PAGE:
BORDEAUX, France – It tastes like rose petals. It smells like a campfire. It shines with a burnt orange tint. What is that? A 5,000 euro bottle of Petrus Pomerol wine that spent a year in space.
Bordeaux researchers are analyzing a dozen bottles of the precious liquid – as well as 320 extracts from Merlot and Cabernet Sauvignon vines – which returned to Earth in January after a stay aboard the International Space Station.
They announced their preliminary impressions earlier this month – mainly, that the weightlessness didn’t ruin the wine and seemed to energize the vines.
Organizers say this is part of a longer-term effort to make plants on Earth more resilient to climate change and disease by exposing them to new stresses, and to better understand the process of aging, fermentation and disease. bubbles in the wine.
In a unique tasting this month, 12 connoisseurs tasted one of the space-traveled wines, tasting it blind alongside a bottle of the same vintage that had stayed in a cellar.
A special pressurized device gently uncorked the bottles at the Bordeaux Wine and Vine Research Institute. The tasters solemnly sniffed, stared, and finally, sipped.
“I have tears in my eyes,” Nicolas Gaume, CEO and co-founder of the company that organized the experiment, Space Cargo Unlimited, told The Associated Press.
Alcohol and glass are normally prohibited on the International Space Station, so each bottle was wrapped in a special steel cylinder during the trip.
At a press conference on Wednesday, Gaume said the experiment focused on studying the lack of gravity – which “creates enormous stress on all living species” – on wine and grapes.
“We are only at the beginning,” he said, calling the preliminary results “encouraging”.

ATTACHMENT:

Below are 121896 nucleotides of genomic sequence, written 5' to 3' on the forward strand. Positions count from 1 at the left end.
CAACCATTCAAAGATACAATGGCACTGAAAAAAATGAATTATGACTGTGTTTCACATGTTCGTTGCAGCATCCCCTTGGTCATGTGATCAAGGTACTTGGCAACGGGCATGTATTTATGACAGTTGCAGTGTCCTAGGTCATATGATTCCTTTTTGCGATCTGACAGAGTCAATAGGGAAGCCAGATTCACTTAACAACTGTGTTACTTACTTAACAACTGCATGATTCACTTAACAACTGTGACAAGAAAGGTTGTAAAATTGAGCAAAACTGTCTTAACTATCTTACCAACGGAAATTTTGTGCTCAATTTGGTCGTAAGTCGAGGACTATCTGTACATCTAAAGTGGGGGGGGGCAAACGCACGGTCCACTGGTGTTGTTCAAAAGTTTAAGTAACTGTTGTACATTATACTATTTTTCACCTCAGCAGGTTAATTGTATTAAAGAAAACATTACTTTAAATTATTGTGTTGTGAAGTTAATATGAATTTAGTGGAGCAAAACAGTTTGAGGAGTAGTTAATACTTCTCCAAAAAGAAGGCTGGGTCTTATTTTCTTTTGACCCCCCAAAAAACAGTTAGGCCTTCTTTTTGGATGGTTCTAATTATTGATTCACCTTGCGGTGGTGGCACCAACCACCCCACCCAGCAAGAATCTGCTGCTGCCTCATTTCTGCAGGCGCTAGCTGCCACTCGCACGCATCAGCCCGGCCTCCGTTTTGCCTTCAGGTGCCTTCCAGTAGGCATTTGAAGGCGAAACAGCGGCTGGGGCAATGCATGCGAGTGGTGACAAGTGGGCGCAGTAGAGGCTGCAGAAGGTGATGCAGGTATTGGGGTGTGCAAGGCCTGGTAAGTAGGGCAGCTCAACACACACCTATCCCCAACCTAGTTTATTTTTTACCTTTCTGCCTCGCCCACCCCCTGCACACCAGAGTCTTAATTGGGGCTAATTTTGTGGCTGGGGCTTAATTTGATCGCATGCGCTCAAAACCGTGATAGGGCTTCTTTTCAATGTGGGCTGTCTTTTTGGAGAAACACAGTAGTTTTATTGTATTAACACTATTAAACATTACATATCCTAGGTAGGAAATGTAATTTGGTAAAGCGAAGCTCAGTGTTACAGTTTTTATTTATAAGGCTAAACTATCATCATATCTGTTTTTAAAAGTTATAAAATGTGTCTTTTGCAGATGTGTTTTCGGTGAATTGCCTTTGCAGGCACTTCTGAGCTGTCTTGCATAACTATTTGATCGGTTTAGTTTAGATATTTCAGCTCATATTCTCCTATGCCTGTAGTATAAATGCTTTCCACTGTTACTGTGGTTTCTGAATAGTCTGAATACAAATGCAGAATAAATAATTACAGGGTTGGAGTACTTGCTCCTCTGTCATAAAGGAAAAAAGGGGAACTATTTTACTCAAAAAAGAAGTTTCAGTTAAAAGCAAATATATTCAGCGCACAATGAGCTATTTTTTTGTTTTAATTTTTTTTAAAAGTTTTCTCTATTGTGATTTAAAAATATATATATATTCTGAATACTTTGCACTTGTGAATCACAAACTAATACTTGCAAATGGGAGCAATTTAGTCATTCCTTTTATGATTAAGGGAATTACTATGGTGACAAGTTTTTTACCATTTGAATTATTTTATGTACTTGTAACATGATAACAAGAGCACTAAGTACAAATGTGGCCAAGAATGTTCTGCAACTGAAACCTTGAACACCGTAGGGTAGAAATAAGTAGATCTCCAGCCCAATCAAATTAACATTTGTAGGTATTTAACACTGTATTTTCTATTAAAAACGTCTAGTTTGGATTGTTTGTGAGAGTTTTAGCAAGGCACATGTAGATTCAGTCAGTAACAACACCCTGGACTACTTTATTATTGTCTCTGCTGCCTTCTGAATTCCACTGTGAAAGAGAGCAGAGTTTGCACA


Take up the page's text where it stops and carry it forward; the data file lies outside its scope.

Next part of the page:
Jane Anson, wine expert and writer at the Decanter wine publication, said the wine that was left on Earth tasted “a bit younger than that which had been in space.”
Chemical and biological analysis of the wine aging process could allow scientists to find a way to artificially age fine vintages, said Dr Michael Lebert, a biologist at Friedrich-Alexander University in Germany who has been consulted on the project.
Grapevine extracts – known as canes in the wine world – not only survived the trip, but also grew faster than vines on Earth, despite limited light and water.
Once researchers determined why, Lebert said it could help scientists develop more robust vines on Earth – and pave the way for viticulture and winemaking in space.
Christophe Chateau of the Conseil des Vignerons de Bordeaux hailed the research as “a good thing for the industry” but predicted that it would take a decade or more to come to practical applications. Chateau, who was not involved in the project, described ongoing efforts to adjust grape choices and techniques to adapt to increasingly hot temperatures.
“Bordeaux wine is a wine that draws its singularity from its history but also from its innovations,” he told the AP. “And we must never stop innovating.”
Private investors have helped finance the project, which the researchers hope to continue in other space missions. The cost was not disclosed.
For the average earthling, the main question is: what does cosmic wine taste like?
“For me, the difference between space and wine from the land … it was not easy to define”, explains Franck Dubourdieu, agronomist and oenologist from Bordeaux, expert in the study of wine and winemaking.
The researchers said each of the 12 panelists had an individual reaction. Some have observed “burnt orange reflections”. Others evoked aromas of dried leather or campfire.
“The one who remained on Earth, for me, was still a little more closed, a little more tannic, a little younger. And whoever had been in space, the tannins had mellowed, the more floral aromatic side came out, ”Anson said.
But whether the vintage was stolen in space or tied to the earth, she said, “They were both beautiful.”